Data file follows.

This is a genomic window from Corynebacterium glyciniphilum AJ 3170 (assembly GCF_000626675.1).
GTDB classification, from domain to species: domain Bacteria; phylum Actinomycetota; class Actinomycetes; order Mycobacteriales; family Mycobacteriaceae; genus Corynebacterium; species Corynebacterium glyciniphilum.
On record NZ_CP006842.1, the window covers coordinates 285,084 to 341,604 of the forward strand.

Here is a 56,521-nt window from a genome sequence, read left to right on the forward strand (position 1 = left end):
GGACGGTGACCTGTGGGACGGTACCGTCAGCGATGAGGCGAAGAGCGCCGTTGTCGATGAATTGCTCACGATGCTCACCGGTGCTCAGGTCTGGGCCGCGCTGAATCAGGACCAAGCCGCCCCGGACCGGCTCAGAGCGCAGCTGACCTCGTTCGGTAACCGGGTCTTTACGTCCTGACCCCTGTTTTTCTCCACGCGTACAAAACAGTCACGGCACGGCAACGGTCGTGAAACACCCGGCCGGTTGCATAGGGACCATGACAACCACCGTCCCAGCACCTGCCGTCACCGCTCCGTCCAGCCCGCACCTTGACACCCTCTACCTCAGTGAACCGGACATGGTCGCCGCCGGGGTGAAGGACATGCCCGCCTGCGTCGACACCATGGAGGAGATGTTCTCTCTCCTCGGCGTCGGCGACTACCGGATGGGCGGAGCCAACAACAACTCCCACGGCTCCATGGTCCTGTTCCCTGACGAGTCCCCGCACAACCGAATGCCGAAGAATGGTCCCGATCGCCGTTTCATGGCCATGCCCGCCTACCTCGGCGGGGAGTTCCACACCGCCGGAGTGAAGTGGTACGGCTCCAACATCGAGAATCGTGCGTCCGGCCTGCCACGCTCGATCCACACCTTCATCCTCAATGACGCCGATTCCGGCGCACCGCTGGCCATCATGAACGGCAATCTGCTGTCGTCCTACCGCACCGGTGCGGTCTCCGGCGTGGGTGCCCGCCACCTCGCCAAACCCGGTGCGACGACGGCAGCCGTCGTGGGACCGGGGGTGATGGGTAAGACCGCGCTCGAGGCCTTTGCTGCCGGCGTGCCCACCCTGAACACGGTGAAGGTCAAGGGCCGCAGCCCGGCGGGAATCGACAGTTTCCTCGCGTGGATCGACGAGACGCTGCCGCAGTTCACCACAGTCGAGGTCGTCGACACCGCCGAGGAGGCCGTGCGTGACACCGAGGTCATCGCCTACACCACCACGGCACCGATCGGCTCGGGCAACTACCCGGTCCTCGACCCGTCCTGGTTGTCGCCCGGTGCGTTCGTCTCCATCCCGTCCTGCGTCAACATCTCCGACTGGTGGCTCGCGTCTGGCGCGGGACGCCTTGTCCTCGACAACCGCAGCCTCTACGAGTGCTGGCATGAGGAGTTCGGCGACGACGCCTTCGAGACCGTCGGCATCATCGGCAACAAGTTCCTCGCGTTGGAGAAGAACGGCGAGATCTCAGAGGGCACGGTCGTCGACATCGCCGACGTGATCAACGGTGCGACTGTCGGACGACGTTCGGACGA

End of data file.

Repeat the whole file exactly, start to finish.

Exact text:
This is a genomic window from Corynebacterium glyciniphilum AJ 3170 (assembly GCF_000626675.1).
GTDB classification, from domain to species: domain Bacteria; phylum Actinomycetota; class Actinomycetes; order Mycobacteriales; family Mycobacteriaceae; genus Corynebacterium; species Corynebacterium glyciniphilum.
On record NZ_CP006842.1, the window covers coordinates 285,084 to 341,604 of the forward strand.

Here is a 56,521-nt window from a genome sequence, read left to right on the forward strand (position 1 = left end):
GGACGGTGACCTGTGGGACGGTACCGTCAGCGATGAGGCGAAGAGCGCCGTTGTCGATGAATTGCTCACGATGCTCACCGGTGCTCAGGTCTGGGCCGCGCTGAATCAGGACCAAGCCGCCCCGGACCGGCTCAGAGCGCAGCTGACCTCGTTCGGTAACCGGGTCTTTACGTCCTGACCCCTGTTTTTCTCCACGCGTACAAAACAGTCACGGCACGGCAACGGTCGTGAAACACCCGGCCGGTTGCATAGGGACCATGACAACCACCGTCCCAGCACCTGCCGTCACCGCTCCGTCCAGCCCGCACCTTGACACCCTCTACCTCAGTGAACCGGACATGGTCGCCGCCGGGGTGAAGGACATGCCCGCCTGCGTCGACACCATGGAGGAGATGTTCTCTCTCCTCGGCGTCGGCGACTACCGGATGGGCGGAGCCAACAACAACTCCCACGGCTCCATGGTCCTGTTCCCTGACGAGTCCCCGCACAACCGAATGCCGAAGAATGGTCCCGATCGCCGTTTCATGGCCATGCCCGCCTACCTCGGCGGGGAGTTCCACACCGCCGGAGTGAAGTGGTACGGCTCCAACATCGAGAATCGTGCGTCCGGCCTGCCACGCTCGATCCACACCTTCATCCTCAATGACGCCGATTCCGGCGCACCGCTGGCCATCATGAACGGCAATCTGCTGTCGTCCTACCGCACCGGTGCGGTCTCCGGCGTGGGTGCCCGCCACCTCGCCAAACCCGGTGCGACGACGGCAGCCGTCGTGGGACCGGGGGTGATGGGTAAGACCGCGCTCGAGGCCTTTGCTGCCGGCGTGCCCACCCTGAACACGGTGAAGGTCAAGGGCCGCAGCCCGGCGGGAATCGACAGTTTCCTCGCGTGGATCGACGAGACGCTGCCGCAGTTCACCACAGTCGAGGTCGTCGACACCGCCGAGGAGGCCGTGCGTGACACCGAGGTCATCGCCTACACCACCACGGCACCGATCGGCTCGGGCAACTACCCGGTCCTCGACCCGTCCTGGTTGTCGCCCGGTGCGTTCGTCTCCATCCCGTCCTGCGTCAACATCTCCGACTGGTGGCTCGCGTCTGGCGCGGGACGCCTTGTCCTCGACAACCGCAGCCTCTACGAGTGCTGGCATGAGGAGTTCGGCGACGACGCCTTCGAGACCGTCGGCATCATCGGCAACAAGTTCCTCGCGTTGGAGAAGAACGGCGAGATCTCAGAGGGCACGGTCGTCGACATCGCCGACGTGATCAACGGTGCGACTGTCGGACGACGTTCGGACGA